georgetown dedicates photovoltaic roof

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  • Georgetown dedicates photovoltaic roof

    With a dedication at Georgetown University in Washington, D.C., last week, a solar roof has joined several other projects at the school designed to demon-strate new technologies for cutting energy costs. The Photovoltaic National Education Exemplar, as the roof is called, is a 300-kW system employing 4464 photovoltaic modules covering more than 36,000 sq ft on the roof of the university's Intercultural Center (above). Electricity produced is added directly to the building's electric system; excess power is shared by other campus build-ings during low-demand periods such as weekends and holidays. Of the facility's $24 million total cost, $10 million came from the U.S. Department of Energy.

    Animal cruelty charged in growth gene work The Foundation on Economic Trends, a self-styled "clearinghouse for pub-lic information" headed by social critic and activist Jeremy Rifkin, and the Humane Society of the United States have sued the Department of Agriculture to halt experiments in-volving the transfer of human growth genes into pigs and sheep.

    The suit, filed Oct. 1 in the U.S. District Court for the District of Columbia, charges that animal ex-periments in which USDA is partici-pating are not being conducted ac-cording to required federal pro-cedures, including compliance with the National Environmental Policy Act (NEPA), and are cruel to ani-mals. Last May, this same court is-sued an injunction sought by Rifkin to halt certain experiments approved by the National Institutes of Health's Recombinant DNA Advisory Com-mittee (RAC) because of RAC's fail-ure to comply with NEPA (C&EN, Aug. 13, page 10).

    The experiments now under chal-lenge are being conducted jointly by researchers at the University of Washington, the University of Penn-sylvania, and USDA's Agricultural Research Service. They expand on earlier work in mice by Pennsyl-vania's Ralph L. Brinster and col-leagues. In these experiments, the gene that codes for human growth hormone was injected into the fer-tilized eggs of mice. It was some-times incorporated and expressed in the mouse that developed from the egg and in some of the mouse's offspring. The present work at-tempts to repeat the work in pigs and sheep. USDA's role is to pro-vide the pig and sheep embryos and to perform the transfers.

    The experiments are designed to help understand how growth is reg-ulated in domesticated animals, ex-plains Dan B. Laster, associate depu-ty administrator for animal research at the Agricultural Research Service. Like the earlier experiments in mice, a chemical replica, and not human DNA itself, is what is being injected, he points out. The project has been approved by the appropriate recom-binant DNA committees.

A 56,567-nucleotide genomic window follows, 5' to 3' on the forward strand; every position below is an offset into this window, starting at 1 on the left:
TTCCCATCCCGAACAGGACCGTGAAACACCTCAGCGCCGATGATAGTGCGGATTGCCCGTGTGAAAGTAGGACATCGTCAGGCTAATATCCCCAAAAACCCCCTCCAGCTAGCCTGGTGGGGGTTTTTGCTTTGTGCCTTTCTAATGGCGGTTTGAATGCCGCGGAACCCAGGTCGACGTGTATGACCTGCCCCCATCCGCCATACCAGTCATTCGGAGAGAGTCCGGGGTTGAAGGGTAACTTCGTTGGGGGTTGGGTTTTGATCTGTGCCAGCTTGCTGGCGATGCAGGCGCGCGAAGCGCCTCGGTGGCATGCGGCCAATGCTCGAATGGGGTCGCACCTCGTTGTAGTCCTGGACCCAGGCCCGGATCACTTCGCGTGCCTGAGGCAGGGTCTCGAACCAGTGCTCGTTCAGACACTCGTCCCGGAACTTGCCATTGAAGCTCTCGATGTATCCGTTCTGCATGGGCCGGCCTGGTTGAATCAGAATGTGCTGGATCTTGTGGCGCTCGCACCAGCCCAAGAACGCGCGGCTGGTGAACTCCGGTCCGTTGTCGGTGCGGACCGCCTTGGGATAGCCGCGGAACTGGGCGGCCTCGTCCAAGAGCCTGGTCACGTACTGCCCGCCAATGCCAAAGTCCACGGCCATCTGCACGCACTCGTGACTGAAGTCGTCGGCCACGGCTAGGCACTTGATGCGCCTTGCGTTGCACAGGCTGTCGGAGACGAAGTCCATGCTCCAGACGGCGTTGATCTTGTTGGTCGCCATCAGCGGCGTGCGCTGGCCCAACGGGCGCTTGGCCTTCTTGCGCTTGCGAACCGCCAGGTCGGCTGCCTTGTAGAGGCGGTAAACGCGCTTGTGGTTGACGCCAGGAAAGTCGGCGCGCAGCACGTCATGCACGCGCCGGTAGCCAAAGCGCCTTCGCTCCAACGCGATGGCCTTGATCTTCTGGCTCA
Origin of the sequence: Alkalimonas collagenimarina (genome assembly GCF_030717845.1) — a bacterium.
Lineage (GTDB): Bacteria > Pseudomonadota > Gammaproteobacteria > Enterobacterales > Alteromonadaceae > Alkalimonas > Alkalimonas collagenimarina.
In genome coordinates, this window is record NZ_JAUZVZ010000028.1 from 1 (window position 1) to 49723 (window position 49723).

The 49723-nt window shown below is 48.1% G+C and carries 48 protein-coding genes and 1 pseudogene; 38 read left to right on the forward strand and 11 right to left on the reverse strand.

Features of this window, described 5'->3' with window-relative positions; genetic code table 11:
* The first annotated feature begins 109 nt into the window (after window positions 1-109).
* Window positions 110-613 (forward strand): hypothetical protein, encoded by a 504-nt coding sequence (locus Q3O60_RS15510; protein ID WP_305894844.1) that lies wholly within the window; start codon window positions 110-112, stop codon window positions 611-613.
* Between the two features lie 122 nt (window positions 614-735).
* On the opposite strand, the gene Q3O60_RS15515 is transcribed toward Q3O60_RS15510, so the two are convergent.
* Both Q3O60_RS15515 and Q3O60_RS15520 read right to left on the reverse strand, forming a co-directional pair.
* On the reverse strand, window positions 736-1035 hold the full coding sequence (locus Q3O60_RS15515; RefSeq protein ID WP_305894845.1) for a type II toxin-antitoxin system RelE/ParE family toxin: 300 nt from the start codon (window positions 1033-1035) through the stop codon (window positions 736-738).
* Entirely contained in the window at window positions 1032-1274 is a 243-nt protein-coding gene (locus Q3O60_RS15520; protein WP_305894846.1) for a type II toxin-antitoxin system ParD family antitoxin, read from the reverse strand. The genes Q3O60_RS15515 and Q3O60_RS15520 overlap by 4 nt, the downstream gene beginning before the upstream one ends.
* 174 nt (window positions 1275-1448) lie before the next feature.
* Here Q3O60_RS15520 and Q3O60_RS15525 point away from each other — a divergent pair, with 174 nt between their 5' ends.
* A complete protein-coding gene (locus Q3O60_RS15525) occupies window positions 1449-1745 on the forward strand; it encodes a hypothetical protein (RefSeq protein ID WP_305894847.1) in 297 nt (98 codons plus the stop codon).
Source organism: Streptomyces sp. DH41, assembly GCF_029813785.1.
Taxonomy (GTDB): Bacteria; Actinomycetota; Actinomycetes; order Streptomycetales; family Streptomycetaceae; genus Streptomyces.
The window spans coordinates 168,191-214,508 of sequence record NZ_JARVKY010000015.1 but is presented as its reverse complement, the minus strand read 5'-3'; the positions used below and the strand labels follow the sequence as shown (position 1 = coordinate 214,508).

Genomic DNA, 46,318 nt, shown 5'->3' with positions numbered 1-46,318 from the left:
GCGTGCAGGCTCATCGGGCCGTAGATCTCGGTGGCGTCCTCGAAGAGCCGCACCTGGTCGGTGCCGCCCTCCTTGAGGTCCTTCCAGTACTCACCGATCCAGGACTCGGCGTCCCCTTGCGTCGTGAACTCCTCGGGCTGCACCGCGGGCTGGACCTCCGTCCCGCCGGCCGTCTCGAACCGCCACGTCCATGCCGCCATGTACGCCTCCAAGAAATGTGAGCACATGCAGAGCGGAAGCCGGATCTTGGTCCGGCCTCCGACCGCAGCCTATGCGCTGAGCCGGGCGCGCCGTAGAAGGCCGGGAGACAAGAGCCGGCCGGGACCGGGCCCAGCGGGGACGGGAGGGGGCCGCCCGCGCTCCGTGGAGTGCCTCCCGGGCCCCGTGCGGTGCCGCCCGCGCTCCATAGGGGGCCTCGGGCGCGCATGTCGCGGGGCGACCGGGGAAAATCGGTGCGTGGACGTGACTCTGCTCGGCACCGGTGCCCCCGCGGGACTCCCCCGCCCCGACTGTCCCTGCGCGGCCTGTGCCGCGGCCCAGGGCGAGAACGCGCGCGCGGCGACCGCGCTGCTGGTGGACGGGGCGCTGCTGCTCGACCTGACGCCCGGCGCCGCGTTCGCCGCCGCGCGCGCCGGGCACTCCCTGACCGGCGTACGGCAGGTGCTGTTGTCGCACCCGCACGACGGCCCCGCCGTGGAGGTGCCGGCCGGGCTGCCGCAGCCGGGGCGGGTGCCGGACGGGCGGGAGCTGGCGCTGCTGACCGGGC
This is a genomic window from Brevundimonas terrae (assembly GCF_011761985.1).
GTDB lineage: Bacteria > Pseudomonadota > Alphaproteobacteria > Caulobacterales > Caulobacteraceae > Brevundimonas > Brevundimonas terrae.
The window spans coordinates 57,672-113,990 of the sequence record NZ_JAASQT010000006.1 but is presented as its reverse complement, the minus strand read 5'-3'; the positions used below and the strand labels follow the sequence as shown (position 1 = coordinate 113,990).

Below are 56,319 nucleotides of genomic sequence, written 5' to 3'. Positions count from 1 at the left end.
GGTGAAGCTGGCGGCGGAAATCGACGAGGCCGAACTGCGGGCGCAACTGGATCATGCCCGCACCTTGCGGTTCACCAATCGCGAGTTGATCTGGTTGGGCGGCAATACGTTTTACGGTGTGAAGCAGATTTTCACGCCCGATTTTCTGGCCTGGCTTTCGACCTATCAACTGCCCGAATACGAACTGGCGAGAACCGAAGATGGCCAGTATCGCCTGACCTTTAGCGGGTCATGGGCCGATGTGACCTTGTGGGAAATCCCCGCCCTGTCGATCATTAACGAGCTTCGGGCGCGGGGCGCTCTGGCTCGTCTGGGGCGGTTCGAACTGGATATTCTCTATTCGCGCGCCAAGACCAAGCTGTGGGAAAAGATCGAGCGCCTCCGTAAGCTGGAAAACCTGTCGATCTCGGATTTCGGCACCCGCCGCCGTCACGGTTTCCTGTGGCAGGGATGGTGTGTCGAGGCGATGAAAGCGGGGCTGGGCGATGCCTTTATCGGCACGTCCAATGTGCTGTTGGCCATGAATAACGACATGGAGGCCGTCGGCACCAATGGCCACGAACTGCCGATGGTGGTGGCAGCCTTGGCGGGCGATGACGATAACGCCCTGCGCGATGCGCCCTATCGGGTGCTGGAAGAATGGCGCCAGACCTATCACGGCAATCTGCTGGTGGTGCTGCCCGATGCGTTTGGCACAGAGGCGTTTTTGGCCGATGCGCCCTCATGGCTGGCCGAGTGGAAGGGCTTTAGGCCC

EPA adds more sites to The Environmental Protection Agen-cy last week announced that 244 hazardous waste sites have been pro-posed for addition to the national priorities list (NPL), which will make most of them eligible for cleanup under Superfund. For the first time, federally owned sites and areas whose groundwater has been contaminated by pesticides are in-cluded on the list.

    Lee M. Thomas, assistant EPA ad-ministrator for solid waste and emer-gency response, admits the propos-al process has taken longer than anticipated. He attributes the delay to the greater number of sites the agency had to deal withfrom an estimated 150 to an actual 244and to policy decisions to include feder-al and pesticide-contaminated sites. 'The process [of proposing sites] has moved along as expeditiously as it could and still produce a good quali-ty product," he insists. And he bris-

    hazardous waste list ties at what he considers an unfair charge of political manipulation of the timing of the list's announce-ment leveled at the agency by Rep. James J. Florio (D.-N.J.) (see page 16).

    He did acknowledge that the pro-cess of placing sites on the NPL, which has taken a year or more, is too long and can be streamlined. To that end, he says, those proposed sites that offer few problems for resolution can be added to the NPL sequentially. "I expect that in six months the agency will finalize a good proportion of the ones it is proposing today." If all of last week's sites are added, the NPL will in-clude 786 sites, nearly 45% greater than the current list of 538.

    Of the 36 federally owned facili-ties proposed, one is a Department of Interior site, three are Department of Energy sites, and the rest are De-partment of Defense sites. Unlike private sites, federal facilities are not

    October 8, 1984 C&EN 5

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